I think more times than not, the bigger issue is that we're not paying attention and instead rely on someone in authority (or the group) to tell us what to do, instead of following our individual consciences and inner guidance. It helps if we have the wherewithal to research and choose as much as we're able - admittedly these are luxuries not everyone has.

When my mom was dying (and in the hospice wing of a larger facility), before I left that first night, I asked the RN in charge to make sure she had a warm blanket. When I returned early the next morning, my elderly mom -who was unable to communicate and so thin she looked like a skeleton barely covered in skin- was lying in her bed in a very cold room with only a thin sheet covering her, and the window was open!

It bothered me that I'd neglected my own responsibility by trusting the nurse to follow through with what seemed to be such an *obvious* and simple task. All night long, nurses and nurses aides went in and out of my mother's room, yet none of them thought to bring her a blanket or to close the window and turn up the heat.

My mistake (and one I learned from) was that I'd wrongly assumed they were paying attention to these kinds of details and that they'd take good care of my mother in my absence. It still bothers me sometimes. I hold everyone responsible who saw and did nothing - myself included. If we don't pay attention to and handle the small stuff, how can we ever hope to effectively address larger issues?

You're right mike - what matters to one person (and what seems significant) may not matter at all to another, it's all relative.

Adding - when it comes to climate change, how many of us are making individual efforts to do what we can, instead of waiting for someone in power to solve the problem for us. It's complicated and overwhelming, I know, but doesn't it matter that we make the effort?

LB said...

In my last sentence, what I meant to say was . . . **even if we can't solve the problem***, doesn't it matter that we (at least) make the effort?

Twilight said...

LB ~ I suspect we're commenting at slightly crossed purposes. My remark about a school nurse came from my own experience at school, that's all. I was not insinuating that you or anyone else was incapable of advising students about matters pertaining to meds.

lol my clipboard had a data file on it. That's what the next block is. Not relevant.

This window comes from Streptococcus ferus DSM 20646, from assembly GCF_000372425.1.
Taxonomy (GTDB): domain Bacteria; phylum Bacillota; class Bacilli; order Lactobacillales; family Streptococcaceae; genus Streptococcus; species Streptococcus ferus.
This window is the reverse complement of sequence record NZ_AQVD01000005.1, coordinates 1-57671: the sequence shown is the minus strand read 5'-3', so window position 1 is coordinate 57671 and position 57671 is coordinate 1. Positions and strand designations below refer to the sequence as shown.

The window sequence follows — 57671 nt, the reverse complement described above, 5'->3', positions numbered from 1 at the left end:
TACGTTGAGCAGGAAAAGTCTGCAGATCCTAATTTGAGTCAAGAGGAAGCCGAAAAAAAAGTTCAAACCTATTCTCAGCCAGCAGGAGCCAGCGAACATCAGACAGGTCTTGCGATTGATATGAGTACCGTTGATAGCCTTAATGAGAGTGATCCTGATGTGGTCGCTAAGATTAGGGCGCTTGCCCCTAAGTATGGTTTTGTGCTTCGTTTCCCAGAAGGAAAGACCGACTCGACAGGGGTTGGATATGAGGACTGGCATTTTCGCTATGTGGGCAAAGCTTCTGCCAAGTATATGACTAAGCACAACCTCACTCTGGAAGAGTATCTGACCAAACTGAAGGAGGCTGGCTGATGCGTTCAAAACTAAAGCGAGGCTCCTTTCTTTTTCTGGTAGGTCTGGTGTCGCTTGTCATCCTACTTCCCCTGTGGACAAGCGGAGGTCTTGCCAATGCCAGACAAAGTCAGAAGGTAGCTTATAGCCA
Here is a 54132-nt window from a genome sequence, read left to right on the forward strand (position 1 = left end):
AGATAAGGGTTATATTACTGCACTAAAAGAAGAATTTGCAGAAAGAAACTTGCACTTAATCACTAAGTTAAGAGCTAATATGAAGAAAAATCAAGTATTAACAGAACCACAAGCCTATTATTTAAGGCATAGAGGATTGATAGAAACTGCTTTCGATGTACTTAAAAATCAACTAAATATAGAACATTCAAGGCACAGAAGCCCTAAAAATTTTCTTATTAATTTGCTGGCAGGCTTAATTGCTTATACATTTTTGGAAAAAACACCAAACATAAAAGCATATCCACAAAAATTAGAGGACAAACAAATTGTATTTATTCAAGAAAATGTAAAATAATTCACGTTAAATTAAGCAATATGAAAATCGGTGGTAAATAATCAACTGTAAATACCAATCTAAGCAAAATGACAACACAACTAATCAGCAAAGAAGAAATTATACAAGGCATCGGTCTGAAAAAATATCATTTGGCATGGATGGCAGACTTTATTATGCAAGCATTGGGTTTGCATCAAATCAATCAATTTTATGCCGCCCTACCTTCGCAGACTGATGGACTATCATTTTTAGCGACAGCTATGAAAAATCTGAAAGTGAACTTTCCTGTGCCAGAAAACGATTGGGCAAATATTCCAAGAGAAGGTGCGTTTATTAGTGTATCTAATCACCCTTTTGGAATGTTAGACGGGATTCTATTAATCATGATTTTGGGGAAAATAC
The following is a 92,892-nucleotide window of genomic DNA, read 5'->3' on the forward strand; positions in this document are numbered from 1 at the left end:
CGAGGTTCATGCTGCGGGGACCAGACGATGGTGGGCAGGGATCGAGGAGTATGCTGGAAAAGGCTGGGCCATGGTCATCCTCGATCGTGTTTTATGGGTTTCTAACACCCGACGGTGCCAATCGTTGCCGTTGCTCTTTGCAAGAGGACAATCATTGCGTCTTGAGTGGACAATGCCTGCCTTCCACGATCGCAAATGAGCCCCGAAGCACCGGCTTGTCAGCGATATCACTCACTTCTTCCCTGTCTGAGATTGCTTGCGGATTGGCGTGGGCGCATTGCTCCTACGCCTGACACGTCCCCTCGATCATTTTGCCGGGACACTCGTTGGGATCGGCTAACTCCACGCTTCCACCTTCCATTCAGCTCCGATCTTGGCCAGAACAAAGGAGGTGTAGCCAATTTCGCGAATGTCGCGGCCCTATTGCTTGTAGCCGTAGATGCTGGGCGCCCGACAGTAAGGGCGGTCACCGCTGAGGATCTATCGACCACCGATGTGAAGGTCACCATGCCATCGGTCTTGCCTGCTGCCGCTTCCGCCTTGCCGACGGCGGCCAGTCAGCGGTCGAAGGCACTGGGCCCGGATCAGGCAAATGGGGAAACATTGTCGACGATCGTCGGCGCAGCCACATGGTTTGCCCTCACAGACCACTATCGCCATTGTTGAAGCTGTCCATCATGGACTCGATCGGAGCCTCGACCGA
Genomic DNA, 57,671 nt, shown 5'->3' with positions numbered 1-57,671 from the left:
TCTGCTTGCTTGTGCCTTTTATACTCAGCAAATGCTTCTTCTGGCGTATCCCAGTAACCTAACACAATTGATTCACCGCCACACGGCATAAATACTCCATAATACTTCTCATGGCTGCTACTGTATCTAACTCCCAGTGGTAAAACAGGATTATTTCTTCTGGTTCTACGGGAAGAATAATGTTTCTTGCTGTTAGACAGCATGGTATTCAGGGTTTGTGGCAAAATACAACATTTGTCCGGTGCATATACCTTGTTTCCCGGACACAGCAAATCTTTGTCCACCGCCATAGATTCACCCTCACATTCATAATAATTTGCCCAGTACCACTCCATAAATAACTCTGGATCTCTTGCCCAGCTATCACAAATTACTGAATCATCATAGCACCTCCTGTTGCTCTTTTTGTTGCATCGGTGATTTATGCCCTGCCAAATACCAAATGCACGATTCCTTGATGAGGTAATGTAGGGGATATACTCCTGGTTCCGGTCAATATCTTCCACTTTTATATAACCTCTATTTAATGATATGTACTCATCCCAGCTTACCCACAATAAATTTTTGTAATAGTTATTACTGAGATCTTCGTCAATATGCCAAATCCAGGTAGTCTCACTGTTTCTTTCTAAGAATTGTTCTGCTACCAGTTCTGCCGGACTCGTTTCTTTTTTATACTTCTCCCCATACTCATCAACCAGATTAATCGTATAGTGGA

I think there's a fundamental difference in our views of life, LB, as to leaders and leadership. It could be that one of us, probably me, is not expressing myself clearly enough.

Of course we should all take responsibility for our own choices in everything. When it comes to the bigger picture, nation-wide, world-wide though, we have to rely that those in power are up to the job with which they've been entrusted. Our tiny individual contributions to any issue are way too small to solve the huge problems facing the world now.

Sorry, but no matter how good and angelic our actions individually it will not help in the larger scale - for that we need government and leadership.

Let us not argue. You've put your points and I my own.

LB said...

Twilight ~ I don't disagree with you that our leaders (and those in power) shoulder much of the responsibility. I only added my comments to challenge the popular notion of "Us versus Them". Sometimes we are them, which means our individual actions matter.

But you're right, let's not argue.:) There's enough of that in politics, and look how little it accomplishes.

anyjazz said...

Mike has it I think... Morals, ethics. But the heart of it is still greed. Disregarding moral and ethical decisions in order to make more money. When the answer to the question "What is the right thing to do?" is "The thing that makes(and/or keeps) the most money."

I suppose the same is basically true for power but, what good is power if there isn't the money to maintain it?

Twilight said...

anyjazz ~ Yes greed and selfishness, and utter disregard for those on the many rungs beneath them.

Sabina said...

Here we are, peeps -
http://www.theguardian.com/commentisfree/2014/may/27/if-we-cant-change-economic-system-our-number-is-up

Twilight said...

Sabina ~ Thank you for that - and Bravo! (once again) to George Monbiot for a super article, pulling no punches.

LOL! His birthday is 27 Jan. same as mine.

Sabina said...

You are most welcome. I too admire his insightful concision.
I've Aquarius on the 5th and Merc (chart ruler) in Libra - no small wonder I so much enjoy both your writings!